This summer (2 July to 18 September 2005) the Van Gogh Museum presents some of the finest drawings by Vincent van Gogh (1853-1890). This representative survey of over one hundred of Van Gogh's many drawings reveals the full extent of his remarkable talent as a draughtsman. The works have been brought together from public and private collections throughout the world with major loans from the J. Paul Getty Museum, the National Gallery of Art in Washington, the Staatliche Museen zu Berlin, the Kunsthaus Zürich and the Museum of Fine Arts in Budapest. The drawings are seldom displayed due to their sensitivity to light - some of them have not been shown in public for many years.
Van Gogh began his artistic career in 1880 as a draughtsman and concentrated on drawing for the next three years. Even when he began to develop as a painter from 1884, drawing remained a passion. His draughtsmanship took on stunning new proportions with a series of seven magnificent landscape drawings in March and April 1884, five of which appear in the exhibition.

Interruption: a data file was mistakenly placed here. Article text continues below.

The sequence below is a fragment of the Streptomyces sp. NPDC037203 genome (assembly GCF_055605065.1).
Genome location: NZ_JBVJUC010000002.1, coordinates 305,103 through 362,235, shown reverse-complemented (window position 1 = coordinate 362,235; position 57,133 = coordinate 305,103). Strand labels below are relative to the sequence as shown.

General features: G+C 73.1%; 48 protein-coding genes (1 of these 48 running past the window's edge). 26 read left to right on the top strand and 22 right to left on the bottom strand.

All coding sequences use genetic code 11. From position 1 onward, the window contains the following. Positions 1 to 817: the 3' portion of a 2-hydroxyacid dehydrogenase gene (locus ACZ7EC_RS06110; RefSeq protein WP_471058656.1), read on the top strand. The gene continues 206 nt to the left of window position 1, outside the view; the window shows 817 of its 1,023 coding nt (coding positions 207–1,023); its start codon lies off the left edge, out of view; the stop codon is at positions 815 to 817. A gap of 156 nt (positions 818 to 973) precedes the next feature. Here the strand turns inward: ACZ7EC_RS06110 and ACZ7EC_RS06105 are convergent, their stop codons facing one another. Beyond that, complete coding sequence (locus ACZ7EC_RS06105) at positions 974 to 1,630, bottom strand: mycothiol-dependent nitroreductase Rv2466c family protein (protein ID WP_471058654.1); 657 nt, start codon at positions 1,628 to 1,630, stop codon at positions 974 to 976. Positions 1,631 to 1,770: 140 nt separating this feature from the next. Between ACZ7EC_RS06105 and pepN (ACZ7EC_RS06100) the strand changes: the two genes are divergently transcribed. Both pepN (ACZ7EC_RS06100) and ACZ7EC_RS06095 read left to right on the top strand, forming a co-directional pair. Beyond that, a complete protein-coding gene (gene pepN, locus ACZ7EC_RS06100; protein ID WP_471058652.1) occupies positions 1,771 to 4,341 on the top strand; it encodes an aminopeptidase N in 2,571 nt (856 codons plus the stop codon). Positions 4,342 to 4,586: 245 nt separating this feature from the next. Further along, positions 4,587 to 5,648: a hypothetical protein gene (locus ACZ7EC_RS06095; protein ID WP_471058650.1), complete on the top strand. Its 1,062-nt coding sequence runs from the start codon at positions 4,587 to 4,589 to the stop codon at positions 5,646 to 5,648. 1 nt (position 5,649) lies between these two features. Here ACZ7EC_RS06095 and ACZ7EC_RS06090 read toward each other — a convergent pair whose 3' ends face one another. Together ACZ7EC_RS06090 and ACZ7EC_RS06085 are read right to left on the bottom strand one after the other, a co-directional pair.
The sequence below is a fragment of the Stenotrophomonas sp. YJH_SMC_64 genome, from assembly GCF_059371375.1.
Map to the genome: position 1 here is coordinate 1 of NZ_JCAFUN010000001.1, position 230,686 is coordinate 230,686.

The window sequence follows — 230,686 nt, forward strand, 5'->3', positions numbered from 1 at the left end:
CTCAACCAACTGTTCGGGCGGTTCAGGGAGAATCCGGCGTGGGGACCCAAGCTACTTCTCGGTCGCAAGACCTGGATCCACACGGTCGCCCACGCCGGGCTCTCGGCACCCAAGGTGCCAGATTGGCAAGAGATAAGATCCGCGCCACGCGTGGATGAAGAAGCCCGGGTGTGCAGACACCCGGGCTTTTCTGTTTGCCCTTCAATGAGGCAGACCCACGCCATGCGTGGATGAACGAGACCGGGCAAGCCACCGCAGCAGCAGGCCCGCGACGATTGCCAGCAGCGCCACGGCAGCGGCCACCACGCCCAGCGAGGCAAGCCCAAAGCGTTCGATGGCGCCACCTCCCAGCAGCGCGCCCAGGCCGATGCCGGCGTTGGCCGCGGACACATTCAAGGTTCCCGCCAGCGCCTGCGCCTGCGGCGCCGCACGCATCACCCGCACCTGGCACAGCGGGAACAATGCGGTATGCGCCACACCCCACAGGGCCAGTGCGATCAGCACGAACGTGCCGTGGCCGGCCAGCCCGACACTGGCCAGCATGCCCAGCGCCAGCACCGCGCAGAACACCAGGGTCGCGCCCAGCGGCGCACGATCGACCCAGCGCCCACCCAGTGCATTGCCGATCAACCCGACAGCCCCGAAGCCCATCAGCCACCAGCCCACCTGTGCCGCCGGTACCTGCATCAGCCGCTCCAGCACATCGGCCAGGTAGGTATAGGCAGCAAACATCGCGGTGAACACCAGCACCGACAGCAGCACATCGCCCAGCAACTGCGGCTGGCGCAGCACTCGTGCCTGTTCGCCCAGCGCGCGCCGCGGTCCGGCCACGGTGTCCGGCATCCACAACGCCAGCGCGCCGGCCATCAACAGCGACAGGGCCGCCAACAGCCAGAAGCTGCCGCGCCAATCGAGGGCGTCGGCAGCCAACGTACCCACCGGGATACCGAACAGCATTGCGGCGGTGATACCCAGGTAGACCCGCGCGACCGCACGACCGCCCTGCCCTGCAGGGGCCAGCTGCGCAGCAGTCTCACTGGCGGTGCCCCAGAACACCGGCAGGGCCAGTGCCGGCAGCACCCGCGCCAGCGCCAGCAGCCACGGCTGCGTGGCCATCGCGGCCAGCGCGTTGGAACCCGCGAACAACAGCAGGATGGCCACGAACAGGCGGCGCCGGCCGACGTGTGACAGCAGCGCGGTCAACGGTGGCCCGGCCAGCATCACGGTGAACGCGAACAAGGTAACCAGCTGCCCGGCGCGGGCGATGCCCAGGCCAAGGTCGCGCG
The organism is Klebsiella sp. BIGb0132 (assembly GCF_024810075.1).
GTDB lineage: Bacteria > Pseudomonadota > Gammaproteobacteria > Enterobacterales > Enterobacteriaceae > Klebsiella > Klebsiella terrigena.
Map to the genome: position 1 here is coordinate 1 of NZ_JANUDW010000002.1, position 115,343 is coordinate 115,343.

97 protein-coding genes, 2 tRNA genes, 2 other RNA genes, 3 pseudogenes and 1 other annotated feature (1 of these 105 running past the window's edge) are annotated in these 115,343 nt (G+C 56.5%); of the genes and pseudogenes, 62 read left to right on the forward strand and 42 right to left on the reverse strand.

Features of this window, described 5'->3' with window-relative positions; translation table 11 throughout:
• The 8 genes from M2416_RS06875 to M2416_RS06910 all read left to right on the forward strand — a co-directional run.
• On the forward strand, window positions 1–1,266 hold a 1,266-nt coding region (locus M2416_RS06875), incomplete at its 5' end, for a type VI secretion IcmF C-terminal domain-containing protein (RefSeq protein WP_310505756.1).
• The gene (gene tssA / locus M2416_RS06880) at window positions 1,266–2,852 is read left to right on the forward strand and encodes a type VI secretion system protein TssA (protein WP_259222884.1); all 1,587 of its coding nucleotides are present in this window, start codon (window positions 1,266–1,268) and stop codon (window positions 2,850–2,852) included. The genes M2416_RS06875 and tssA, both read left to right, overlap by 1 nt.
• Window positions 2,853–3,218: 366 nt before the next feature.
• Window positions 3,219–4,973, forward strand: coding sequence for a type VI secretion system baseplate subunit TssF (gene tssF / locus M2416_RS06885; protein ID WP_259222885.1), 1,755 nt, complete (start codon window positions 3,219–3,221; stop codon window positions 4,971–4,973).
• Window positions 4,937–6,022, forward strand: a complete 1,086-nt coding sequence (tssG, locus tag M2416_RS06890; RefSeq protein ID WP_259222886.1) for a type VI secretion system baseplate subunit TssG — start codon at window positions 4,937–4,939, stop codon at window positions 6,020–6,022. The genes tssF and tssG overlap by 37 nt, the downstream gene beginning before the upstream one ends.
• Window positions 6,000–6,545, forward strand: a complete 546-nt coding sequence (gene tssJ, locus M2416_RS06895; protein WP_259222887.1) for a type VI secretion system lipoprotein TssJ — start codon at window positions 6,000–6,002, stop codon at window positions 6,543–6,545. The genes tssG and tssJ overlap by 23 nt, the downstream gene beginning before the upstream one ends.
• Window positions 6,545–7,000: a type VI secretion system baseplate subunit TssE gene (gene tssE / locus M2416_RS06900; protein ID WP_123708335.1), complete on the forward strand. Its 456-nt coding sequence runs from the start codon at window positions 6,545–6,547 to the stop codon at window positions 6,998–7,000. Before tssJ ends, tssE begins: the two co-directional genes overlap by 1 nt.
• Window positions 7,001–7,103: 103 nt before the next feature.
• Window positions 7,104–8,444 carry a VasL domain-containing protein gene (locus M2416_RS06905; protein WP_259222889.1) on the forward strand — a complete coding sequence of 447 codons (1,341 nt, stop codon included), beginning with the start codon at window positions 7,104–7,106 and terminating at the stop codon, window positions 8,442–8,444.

Having adopted a modern manner of working in Paris in 1886-88, he settled in Arles in February 1888. There he made some extraordinary drawings using reed pen, especially of the Southern French landscape. These include a series of highly successful landscape drawings in reed pen that culminated in the so-called second Montmajour series: six large views of the shimmering Provençal countryside. The entire series is featured in the exhibition so this is a unique chance to view one of the artist's finest achievements.
Van Gogh's love of country life is reflected in another highlight of the exhibition. Four versions of The harvest, a watercolour, a painting and two copies in the form of pen drawings, illustrate the artistic process that characterises his work in Arles: an interplay between painting and drawing in which the artist explored the rhythm and cohesion of the composition in different media.
At Saint-Rémy (May 1889-May 1890) and later at Auvers-sur-Oise he experimented with rhythm and colour.
To present a complete survey of Van Gogh as a draughtsman, and not just the masterpieces, the show will at various points feature other aspects of his work. Van Gogh's study books and drawing materials will be exhibited, as well as sketches and illustrations from his letters, showing how the artistic process developed. For the first time, Van Gogh's four surviving sketchbooks will be exhibited together in Amsterdam.